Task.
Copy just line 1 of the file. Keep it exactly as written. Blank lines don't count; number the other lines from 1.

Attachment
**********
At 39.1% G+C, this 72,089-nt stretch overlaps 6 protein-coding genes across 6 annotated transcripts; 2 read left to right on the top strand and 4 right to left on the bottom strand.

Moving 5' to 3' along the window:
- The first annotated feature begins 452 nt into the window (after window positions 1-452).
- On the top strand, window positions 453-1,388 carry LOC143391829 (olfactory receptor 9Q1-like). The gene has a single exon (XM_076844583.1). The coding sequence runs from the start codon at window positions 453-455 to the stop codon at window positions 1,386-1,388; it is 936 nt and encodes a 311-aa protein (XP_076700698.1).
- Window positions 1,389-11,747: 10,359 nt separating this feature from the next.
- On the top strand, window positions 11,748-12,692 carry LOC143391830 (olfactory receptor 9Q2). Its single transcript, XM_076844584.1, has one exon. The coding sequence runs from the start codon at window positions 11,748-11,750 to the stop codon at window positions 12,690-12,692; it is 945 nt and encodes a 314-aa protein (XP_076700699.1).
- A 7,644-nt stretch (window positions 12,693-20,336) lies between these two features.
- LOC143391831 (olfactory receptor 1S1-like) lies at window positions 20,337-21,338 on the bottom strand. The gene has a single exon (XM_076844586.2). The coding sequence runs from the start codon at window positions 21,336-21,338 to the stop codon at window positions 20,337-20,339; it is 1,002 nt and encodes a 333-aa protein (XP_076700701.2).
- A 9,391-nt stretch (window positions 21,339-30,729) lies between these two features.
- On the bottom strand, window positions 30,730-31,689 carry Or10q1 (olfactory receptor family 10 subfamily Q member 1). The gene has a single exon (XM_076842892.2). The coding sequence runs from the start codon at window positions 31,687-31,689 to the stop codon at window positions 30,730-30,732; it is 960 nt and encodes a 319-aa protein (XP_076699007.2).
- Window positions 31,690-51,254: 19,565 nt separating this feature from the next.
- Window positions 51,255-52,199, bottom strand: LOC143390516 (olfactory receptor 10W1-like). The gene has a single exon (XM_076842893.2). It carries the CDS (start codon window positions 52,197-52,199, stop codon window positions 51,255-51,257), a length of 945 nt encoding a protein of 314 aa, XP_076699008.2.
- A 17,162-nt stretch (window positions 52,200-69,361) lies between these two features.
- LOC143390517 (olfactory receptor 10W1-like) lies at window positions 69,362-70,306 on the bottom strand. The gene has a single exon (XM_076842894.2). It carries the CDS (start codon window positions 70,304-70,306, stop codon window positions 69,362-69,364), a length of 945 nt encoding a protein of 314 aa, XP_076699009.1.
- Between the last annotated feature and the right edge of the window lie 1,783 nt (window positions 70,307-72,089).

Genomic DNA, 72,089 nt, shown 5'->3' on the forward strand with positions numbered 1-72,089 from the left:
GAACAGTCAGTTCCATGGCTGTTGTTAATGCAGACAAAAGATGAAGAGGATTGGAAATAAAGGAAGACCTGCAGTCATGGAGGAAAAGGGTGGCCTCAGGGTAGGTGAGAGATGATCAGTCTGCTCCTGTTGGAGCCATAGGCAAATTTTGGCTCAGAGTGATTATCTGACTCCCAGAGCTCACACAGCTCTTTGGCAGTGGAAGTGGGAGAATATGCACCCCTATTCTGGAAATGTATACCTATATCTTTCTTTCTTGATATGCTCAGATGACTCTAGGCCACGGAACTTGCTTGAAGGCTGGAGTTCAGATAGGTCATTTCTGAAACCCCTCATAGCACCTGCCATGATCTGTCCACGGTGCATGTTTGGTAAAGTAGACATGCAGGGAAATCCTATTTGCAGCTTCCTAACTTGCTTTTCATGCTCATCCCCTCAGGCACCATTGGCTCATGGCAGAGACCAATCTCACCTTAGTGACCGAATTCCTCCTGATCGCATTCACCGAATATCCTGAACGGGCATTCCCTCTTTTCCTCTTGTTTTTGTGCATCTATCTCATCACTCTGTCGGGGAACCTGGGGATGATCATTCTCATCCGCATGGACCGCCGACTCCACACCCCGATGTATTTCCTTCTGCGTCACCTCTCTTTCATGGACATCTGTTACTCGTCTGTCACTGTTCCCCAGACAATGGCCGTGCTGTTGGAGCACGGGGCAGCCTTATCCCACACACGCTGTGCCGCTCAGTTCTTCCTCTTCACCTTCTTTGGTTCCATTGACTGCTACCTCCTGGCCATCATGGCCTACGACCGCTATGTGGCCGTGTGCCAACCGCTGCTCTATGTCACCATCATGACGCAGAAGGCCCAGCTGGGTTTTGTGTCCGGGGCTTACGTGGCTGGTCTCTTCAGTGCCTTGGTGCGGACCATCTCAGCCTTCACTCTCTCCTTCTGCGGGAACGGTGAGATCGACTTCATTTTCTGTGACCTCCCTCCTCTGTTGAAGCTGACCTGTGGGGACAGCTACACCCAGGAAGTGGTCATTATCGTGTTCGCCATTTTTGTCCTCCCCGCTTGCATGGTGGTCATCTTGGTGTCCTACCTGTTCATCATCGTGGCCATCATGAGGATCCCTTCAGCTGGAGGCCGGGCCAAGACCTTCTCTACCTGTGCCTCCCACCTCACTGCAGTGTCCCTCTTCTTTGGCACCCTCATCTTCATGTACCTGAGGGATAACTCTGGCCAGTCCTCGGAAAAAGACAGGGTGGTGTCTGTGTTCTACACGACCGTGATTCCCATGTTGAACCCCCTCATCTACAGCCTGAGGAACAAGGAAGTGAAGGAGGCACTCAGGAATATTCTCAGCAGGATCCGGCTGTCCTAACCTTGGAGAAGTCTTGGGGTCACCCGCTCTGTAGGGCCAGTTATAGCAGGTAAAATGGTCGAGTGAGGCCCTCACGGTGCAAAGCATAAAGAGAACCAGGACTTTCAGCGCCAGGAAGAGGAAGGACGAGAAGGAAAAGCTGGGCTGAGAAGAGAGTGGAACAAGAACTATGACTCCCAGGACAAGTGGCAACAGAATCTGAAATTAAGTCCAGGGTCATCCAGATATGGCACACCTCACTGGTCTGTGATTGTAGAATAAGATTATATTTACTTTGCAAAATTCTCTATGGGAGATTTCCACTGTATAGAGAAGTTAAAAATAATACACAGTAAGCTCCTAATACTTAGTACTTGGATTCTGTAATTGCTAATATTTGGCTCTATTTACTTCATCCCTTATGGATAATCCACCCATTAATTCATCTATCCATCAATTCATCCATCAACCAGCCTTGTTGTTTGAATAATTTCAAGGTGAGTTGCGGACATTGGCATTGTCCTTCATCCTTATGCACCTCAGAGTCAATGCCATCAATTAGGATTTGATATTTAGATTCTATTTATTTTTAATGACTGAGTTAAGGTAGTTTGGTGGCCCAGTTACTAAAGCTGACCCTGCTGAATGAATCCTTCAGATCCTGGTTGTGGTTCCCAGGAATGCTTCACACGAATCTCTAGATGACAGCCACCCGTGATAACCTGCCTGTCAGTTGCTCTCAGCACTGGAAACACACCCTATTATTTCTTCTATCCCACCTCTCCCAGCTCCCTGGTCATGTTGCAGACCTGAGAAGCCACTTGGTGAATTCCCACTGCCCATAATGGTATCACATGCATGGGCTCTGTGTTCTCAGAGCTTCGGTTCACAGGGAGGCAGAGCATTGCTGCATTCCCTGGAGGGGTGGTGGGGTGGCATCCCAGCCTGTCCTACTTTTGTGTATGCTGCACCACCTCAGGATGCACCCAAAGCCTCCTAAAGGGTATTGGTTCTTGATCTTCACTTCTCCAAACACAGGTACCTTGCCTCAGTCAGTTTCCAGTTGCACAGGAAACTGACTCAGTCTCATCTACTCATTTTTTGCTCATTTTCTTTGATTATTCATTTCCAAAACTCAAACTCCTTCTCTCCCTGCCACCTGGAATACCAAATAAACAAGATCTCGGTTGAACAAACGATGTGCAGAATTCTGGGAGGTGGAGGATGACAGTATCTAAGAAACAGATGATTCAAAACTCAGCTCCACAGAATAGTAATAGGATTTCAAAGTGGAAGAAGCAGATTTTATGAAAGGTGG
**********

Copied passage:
At 39.1% G+C, this 72,089-nt stretch overlaps 6 protein-coding genes across 6 annotated transcripts; 2 read left to right on the top strand and 4 right to left on the bottom strand.